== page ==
Six years after Maryland expanded its oyster sanctuary coverage in an effort to rebuild the shellfish population, some watermen are pushing to open the St. Mary’s River and Patuxent River sanctuaries for limited harvesting. Although still under discussion, their proposal faces strong opposition from environmental groups and some legislators.Gee, how did oysters ever come to cover the bottom of vast areas of Chesapeake Bay if there were no watermen to "cultivate" (read harvest), them?
The push behind the ongoing discussion to open some sanctuaries originated from a state decision in 2010 that expanded sanctuary coverage from 9 percent to 24 percent of productive bottom.
The St. Mary’s River sanctuary, located in its upstream portion, was a result of that expansion. The sanctuary encompasses about 1,300 acres, of which 9 percent is historical oyster bottom, including 10 historical oyster bars. In Calvert County, on the Chesapeake Bay side of Calvert Shores, Herring Bay and Plum Point, there are a little over 25,000 acres of oyster sanctuaries, according to Maryland Department of Natural Resources Public Information Officer Gregg Bortz. Along the Patuxent River side, there are roughly 600 acres in Solomons Creek and 14.5 acres of sanctuaries in the Upper Patuxent River, which Calvert shares with the other Southern Maryland counties.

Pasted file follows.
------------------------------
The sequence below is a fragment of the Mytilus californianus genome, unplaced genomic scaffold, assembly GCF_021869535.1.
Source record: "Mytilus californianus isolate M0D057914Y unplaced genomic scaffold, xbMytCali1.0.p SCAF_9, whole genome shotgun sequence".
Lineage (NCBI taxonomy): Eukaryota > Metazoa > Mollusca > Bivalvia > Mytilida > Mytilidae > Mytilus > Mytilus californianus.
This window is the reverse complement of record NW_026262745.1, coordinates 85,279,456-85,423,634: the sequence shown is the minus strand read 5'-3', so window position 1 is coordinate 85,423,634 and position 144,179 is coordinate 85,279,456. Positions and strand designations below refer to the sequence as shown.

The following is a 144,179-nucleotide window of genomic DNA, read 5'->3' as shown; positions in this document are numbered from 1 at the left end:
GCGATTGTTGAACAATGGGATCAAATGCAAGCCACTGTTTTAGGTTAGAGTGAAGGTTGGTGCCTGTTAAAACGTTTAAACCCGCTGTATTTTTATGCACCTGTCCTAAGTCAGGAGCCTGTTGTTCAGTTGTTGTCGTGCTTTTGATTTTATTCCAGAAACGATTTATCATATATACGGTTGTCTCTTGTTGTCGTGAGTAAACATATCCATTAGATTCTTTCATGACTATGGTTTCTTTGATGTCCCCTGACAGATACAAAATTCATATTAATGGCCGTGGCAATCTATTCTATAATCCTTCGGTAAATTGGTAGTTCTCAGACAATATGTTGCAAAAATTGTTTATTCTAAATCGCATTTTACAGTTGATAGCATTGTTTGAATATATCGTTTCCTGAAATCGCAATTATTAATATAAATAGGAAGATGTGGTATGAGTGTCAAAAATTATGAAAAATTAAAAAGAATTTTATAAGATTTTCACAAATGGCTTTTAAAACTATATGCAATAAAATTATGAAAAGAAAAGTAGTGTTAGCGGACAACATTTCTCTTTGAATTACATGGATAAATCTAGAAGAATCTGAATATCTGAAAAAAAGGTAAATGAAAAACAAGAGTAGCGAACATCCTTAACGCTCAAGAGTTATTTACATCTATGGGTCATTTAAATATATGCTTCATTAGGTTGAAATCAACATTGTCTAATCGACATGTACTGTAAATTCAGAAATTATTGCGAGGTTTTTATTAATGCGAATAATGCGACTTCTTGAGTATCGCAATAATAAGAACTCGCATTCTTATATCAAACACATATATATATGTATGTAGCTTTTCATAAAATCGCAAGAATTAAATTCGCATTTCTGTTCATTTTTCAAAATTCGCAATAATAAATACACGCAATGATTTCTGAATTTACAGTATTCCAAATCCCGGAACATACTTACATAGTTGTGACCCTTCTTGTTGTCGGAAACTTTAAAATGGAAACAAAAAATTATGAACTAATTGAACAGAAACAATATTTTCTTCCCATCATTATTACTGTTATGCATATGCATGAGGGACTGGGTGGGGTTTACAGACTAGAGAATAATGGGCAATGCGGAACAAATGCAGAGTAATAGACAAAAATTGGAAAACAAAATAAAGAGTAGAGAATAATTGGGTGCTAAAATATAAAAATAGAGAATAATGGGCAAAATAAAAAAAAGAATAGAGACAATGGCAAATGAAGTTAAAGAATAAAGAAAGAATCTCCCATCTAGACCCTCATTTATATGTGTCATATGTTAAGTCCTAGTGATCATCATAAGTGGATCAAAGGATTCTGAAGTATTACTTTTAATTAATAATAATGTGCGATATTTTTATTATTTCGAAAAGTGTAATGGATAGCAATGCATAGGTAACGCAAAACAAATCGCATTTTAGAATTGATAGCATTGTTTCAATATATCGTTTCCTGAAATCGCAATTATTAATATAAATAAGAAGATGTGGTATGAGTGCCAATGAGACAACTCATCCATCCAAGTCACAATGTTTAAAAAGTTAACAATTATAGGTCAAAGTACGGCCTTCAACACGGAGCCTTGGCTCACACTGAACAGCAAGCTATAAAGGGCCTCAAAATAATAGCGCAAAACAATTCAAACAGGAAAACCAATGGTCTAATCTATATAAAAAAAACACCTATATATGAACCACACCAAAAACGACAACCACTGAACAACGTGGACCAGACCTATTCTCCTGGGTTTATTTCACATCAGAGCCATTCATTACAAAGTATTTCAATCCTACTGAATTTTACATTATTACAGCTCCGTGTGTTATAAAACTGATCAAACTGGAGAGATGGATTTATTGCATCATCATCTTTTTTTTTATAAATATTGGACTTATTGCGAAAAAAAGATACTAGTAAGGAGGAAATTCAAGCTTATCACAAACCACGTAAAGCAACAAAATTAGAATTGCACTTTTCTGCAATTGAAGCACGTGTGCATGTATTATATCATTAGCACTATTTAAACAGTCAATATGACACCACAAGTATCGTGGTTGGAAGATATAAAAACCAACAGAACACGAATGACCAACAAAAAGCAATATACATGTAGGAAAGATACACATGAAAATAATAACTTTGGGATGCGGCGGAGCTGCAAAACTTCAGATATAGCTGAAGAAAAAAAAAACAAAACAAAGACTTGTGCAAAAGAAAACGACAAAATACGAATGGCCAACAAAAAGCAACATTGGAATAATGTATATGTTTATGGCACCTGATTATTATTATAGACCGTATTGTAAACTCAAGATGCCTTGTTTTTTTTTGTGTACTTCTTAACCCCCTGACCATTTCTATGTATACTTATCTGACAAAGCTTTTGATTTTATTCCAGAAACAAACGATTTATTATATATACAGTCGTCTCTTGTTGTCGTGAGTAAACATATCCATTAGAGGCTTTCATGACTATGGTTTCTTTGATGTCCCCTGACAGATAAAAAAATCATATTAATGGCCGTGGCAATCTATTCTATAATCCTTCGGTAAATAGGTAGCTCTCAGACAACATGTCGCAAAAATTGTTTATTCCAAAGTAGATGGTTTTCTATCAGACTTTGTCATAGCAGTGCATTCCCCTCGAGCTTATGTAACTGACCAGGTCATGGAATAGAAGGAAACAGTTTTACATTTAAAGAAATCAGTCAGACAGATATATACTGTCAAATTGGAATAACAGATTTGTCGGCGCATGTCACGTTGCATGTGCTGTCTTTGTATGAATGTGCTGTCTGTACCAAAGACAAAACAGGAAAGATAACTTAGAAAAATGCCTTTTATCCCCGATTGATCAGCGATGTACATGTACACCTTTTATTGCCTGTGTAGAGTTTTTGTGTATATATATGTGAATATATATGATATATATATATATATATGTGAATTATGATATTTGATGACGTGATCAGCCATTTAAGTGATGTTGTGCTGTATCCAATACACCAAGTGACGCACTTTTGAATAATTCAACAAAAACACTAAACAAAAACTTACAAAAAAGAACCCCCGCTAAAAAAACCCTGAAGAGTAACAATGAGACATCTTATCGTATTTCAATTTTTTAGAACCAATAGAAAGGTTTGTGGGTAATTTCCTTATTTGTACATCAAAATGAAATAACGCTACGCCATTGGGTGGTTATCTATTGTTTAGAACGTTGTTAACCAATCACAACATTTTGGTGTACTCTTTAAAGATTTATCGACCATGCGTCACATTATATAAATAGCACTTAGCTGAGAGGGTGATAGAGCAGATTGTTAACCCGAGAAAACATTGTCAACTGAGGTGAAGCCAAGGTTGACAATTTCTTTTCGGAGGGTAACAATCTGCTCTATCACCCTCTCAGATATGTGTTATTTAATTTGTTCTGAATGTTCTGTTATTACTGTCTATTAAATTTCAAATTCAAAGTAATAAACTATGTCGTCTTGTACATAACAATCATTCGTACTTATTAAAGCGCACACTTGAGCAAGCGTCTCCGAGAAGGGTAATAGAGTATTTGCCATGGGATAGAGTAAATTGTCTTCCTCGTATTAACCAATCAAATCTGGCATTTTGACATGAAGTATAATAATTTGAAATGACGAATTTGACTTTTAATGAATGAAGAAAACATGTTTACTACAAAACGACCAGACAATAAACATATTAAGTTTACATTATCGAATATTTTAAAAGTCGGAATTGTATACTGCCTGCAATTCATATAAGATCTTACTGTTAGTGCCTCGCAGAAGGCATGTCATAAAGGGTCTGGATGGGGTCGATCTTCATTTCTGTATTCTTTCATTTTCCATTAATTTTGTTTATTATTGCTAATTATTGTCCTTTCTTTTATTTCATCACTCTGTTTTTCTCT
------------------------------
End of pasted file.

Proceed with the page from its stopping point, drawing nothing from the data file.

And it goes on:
After a highly anticipated, five-year evaluation report came out from the Maryland Department of Natural Resources three months ago, some watermen saw an opportunity to float the idea of opening some sanctuaries to rotational harvest.
“Oysters have a history. If they are not cultivated, they die. They get smothered out from sedimentation,” said Tommy Zinn, president of the Calvert County Watermen’s Association. “They cannot reproduce if they [don’t] have a clean surface to attach their larvae on.”
This happens every time an oyster sanctuary has any sign of success; watermen demand the right to harvest them, saying 'they'll go to waste if we don't', and all too often the politicians give in and let them take them. When they don't, watermen frequently sneak in at night, and take them anyway. At least that's become more difficult thanks to bay wide radar coverage.
Just a reminder of my oyster restoration plan. Ban fishing of wild oysters for 5, or better, 10 years, to see if oysters can show convincing sign of being able to recover in today's bay. If they show substantial recovery without aid, then go ahead with a plan to allow some harvest, while increasing the amount of bottom covered by oysters. If they can't recover on their own go ahead and explore the use of imported oyster species, while encouraging aquaculture for oysters.